Me: What did your husband say?
Natalya: At first he wasn’t certain if I was serious or not. But then when I saw him I said that I wanted to convert. To say that he was pleased is not really the right word, because it wasn’t so much for his benefit as for my own. But he said, if you want to convert, then we should get married.
Me: Why did he think that though? Because when you weren’t married he was happy for things to continue without you being married, right?
Natalya: Well we were already discussing marriage by that time, but we hadn’t set a date. It’s more that when you convert you get the chance to start again and your sins are washed away.
Me: Like starting afresh.
Natalya: Yeah, you see what I mean. But he’s really, really nice. He’s just so genuine. The more I get to know him, the more I love him.
Me: Gosh, I don’t know about Islam but you’re starting to make me believe in love!
Natalya: So I’d decided that I wanted to convert. He found this little Islamic book shop near Baker Street and they could do it. We arranged the date, 13th August last year. Ramadan was later last year so it wasn’t long after that. It wasn’t very long at all between deciding to convert and doing it. I needed two Muslim witnesses, so my husband came with a friend. I was nervous! The man talked to me about Islam and the five pillars of Islam, and being a good Muslim, and I was like (nods head vigorously), ‘Yeah, yeah!’. Then you have to repeat lots of things.
Me: In English or in Arabic?
Natalya: In both. There is a long bit in Arabic. And then they congratulated me and gave me a certificate! Because I want to go to Mecca, obviously, but to go there you have to have a visa and it’s only for Muslims, so I would have to prove that I’m a Muslim, so the certificate comes in handy. I took the Muslim name Layla.
Me: I didn’t realise that. Do you have to take a name?
Natalya: No. Some people say it’s obligatory. I think there may be a hadith about it, about taking nice names. It’s just nice and I really like the name.
Skipping ahead a bit, I naively thought that once I’d converted I’d never have any problems in my life again. That’s not true. You still have problems and upsets in your life, but faith does help you deal with them.
Anyway, going back, I’d converted. My family were saying, ‘you’re not going to convert for him, are you?’. I still think they don’t believe that I did it for myself.
Me: Are they understanding about it?
Natalya: They’re still convinced that I only did it to marry Omar. They think I did it to make him happy, not that I genuinely believe in it. Also I think they think I’ll get over it.
Me: Like it’s a phase? Like you’re a teenager.
Natalya: Yeah! That’s how things are, but they’ve accepted it. Reading your blog, you talk about your parents being understanding that you’re fasting. That’s not the case for me. They don’t even know that I fast and I’m not going to tell them. My Mum thinks I just do it with Omar, not the whole day. She doesn’t understand it. It does upset me a little bit.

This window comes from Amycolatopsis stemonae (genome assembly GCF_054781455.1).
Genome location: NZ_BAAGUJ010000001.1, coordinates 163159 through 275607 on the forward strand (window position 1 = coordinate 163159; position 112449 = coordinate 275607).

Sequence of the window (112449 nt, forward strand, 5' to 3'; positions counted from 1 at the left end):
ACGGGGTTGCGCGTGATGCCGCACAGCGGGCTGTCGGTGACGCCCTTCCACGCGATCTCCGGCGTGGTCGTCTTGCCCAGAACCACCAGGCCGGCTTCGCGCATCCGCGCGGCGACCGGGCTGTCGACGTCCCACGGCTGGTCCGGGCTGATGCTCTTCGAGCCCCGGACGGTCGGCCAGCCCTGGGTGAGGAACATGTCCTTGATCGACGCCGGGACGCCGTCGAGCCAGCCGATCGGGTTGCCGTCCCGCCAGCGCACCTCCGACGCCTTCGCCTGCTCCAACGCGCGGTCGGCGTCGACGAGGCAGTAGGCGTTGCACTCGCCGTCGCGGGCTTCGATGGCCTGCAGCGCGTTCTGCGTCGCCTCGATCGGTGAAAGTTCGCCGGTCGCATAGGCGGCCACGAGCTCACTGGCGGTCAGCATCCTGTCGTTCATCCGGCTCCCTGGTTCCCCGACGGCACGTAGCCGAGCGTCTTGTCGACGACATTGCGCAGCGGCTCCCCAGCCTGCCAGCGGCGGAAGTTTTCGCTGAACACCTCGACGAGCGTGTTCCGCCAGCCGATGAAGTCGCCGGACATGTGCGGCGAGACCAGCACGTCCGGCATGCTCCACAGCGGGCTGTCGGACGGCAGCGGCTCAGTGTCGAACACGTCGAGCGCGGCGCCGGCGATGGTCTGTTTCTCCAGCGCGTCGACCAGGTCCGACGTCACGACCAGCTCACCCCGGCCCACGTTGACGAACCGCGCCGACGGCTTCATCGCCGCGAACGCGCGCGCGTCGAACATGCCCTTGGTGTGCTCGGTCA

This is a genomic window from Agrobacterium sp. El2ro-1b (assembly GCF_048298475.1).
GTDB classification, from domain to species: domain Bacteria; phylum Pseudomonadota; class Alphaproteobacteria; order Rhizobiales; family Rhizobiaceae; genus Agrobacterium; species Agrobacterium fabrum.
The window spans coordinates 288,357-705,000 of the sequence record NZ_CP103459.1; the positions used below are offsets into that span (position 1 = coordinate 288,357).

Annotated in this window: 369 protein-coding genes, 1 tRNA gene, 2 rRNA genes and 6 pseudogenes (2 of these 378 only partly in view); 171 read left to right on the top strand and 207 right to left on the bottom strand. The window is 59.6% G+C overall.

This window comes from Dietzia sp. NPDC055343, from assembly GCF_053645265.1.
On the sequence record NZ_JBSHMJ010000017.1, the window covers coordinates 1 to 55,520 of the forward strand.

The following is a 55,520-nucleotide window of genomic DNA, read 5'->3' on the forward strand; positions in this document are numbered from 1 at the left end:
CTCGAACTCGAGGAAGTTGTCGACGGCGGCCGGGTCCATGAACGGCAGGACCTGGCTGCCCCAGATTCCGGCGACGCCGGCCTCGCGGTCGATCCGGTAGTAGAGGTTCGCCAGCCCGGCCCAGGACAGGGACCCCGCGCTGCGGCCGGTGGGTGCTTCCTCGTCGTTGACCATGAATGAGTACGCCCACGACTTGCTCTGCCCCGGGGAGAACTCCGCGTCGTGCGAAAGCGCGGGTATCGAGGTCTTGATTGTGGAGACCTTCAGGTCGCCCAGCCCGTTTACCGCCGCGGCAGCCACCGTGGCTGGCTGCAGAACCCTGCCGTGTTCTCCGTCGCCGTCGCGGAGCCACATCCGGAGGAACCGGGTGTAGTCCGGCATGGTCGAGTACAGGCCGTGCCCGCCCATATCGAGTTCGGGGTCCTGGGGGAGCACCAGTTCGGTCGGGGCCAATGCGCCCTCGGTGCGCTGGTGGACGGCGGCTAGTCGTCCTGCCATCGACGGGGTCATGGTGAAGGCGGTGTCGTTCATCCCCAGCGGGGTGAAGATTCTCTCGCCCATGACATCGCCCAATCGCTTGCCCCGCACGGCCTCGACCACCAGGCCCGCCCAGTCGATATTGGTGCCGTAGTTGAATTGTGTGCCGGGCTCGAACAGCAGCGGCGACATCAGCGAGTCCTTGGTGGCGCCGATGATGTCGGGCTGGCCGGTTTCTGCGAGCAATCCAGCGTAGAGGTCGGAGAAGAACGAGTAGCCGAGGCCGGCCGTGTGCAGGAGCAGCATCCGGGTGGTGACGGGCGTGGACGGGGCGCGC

Me: Are they religious?
Natalya: No. They’re not atheist – they believe that there’s something there but they wouldn’t necessarily call it God.
Me: I guess at least they accept it, they just don’t really try to understand. Is that right?
Natalya: No, they don’t.
Me: I think it’s really hard for parents. I think my parents would probably be the same. I think they’d be really surprised if I converted to Islam, I suppose because your parents have seen you grow up for your whole life. And for my parents if I were then to have this drastic departure from how they’d known me all that time, it would be a real shock.
Natalya: Mmm. But on the other hand, nothing has really changed. I haven’t changed. Well, I don’t eat pork, and in Russia they eat a lot of pork!
Me: Do you eat halal meat?
Natalya: I’m not that worried about halal. I have to eat gluten free, so if I did that and halal I would starve! I would be fasting for twelve months a year!
Me: But there is one big change, of course. Having gone from saying, ‘No hijab for me, I’ll never wear the hijab!’, you’re now wearing the hijab. So what happened?
Natalya: You need to try it. At first, I kind of did it to please my husband. That day when we went to the mosque, I put it on and you should have seen how he looked at me, with so much love and admiration! He was almost speechless!
Me: But that’s interesting, because you said that you didn’t convert for him, but do you think that the hijab is mostly because of his reaction?
Natalya: No, that’s just how it started. I started wearing it before I converted. Suddenly you’re part of a community. When you don’t wear the hijab, nobody cares about you. If you wear the hijab, most people still ignore you but Muslim people notice, they say hello to you.
Me: I can completely understand that. It’s one of the reasons that I wanted to ask you about it. For example, on Tuesday I went to a Latin American concert and obviously the majority of people were Latin American. It started at eight so I hadn’t broken my fast yet. It got to ten past nine and I knew I needed to break my fast, but when I went to leave, I realised you weren’t supposed to. I said to them, ‘I’m fasting, so I need to leave’. They just looked at me completely shocked, this white girl with the blue eyes, like you say, and you can see them thinking, ‘what do I do?’. They were nice about it, but they were just obviously shocked, and I could tell that they wanted to ask, ‘are you really Muslim?’ and I think particularly what they wanted to say was: ‘but you’re not wearing a hijab’. I don’t feel like you have to wear the hijab to be a Muslim. So I was a bit defiant, I didn’t even tell them about the blog, I just said, ‘yep, I’m fasting!’. But I can understand that the hijab would give you that sense of community, a sense of belonging.